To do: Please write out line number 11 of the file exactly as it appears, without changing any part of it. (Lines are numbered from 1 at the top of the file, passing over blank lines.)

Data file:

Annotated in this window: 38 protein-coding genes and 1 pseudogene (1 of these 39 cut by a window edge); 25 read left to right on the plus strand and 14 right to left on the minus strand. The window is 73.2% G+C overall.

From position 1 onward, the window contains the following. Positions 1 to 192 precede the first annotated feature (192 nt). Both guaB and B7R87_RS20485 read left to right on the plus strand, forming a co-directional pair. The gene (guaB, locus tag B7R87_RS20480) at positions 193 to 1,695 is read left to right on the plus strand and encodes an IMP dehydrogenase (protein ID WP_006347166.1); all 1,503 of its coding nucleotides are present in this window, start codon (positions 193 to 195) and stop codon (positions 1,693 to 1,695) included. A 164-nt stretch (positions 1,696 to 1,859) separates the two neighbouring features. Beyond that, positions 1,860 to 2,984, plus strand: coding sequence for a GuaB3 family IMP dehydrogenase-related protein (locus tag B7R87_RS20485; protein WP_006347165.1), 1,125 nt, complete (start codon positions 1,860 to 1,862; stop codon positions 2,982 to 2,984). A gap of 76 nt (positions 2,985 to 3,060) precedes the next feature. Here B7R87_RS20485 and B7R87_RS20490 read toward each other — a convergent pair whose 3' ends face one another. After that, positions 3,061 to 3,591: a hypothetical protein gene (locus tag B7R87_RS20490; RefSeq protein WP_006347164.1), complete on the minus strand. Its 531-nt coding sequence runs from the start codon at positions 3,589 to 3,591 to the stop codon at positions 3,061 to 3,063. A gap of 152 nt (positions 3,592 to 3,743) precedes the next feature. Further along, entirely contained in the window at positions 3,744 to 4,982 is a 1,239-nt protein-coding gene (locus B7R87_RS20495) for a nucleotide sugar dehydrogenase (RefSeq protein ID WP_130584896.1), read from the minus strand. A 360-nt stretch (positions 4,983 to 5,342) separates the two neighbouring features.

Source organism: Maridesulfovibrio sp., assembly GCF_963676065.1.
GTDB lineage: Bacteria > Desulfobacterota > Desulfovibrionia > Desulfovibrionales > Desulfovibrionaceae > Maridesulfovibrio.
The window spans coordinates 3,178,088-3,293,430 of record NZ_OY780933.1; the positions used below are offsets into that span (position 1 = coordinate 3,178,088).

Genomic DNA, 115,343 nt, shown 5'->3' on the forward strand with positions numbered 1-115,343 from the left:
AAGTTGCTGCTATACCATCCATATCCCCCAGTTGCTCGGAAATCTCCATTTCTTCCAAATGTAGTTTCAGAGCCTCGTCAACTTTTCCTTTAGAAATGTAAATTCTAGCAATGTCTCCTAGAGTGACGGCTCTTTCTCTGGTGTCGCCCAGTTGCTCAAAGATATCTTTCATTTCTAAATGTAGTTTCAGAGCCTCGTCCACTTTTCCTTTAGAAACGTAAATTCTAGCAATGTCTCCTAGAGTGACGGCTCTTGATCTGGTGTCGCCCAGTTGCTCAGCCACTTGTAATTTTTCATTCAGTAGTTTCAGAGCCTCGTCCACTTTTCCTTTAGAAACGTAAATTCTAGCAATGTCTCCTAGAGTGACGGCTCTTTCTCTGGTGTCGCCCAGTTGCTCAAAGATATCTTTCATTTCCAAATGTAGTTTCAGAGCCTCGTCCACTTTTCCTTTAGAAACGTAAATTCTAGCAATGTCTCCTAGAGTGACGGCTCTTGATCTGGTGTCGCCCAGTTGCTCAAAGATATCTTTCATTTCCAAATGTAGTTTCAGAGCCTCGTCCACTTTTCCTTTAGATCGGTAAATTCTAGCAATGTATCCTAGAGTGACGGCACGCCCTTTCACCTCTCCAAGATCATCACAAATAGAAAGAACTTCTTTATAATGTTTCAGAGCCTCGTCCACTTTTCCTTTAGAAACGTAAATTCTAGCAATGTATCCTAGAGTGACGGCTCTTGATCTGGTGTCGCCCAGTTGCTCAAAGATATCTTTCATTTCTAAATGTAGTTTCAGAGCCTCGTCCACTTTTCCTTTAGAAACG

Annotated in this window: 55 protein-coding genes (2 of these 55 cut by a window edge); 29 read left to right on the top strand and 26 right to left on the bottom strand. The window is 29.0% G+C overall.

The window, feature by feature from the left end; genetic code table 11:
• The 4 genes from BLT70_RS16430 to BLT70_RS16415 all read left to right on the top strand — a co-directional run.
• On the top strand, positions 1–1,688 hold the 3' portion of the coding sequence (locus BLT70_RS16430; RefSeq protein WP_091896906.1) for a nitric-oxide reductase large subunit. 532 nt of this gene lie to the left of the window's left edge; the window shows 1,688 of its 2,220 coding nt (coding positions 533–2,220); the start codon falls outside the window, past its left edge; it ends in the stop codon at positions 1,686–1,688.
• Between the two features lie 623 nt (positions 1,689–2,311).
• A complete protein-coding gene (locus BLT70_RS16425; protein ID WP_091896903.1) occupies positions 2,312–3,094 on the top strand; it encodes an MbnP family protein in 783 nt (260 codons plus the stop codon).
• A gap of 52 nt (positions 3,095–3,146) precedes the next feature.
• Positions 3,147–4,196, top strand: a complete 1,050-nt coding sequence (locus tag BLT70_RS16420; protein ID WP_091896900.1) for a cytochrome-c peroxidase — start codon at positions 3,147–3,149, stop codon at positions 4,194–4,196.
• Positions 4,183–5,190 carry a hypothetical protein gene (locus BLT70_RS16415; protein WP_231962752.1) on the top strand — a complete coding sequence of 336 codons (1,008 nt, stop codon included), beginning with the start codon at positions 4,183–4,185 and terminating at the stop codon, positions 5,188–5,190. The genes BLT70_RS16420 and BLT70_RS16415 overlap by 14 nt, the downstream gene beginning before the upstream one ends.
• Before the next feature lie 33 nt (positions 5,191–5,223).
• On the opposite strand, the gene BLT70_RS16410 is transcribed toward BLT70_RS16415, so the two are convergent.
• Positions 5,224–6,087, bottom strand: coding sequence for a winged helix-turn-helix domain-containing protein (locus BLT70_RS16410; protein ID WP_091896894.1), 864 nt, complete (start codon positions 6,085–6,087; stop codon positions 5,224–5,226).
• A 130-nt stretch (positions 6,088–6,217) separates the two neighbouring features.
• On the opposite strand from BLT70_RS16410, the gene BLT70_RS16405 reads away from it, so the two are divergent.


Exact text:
• On the top strand, positions 1–1,688 hold the 3' portion of the coding sequence (locus BLT70_RS16430; RefSeq protein WP_091896906.1) for a nitric-oxide reductase large subunit. 532 nt of this gene lie to the left of the window's left edge; the window shows 1,688 of its 2,220 coding nt (coding positions 533–2,220); the start codon falls outside the window, past its left edge; it ends in the stop codon at positions 1,686–1,688.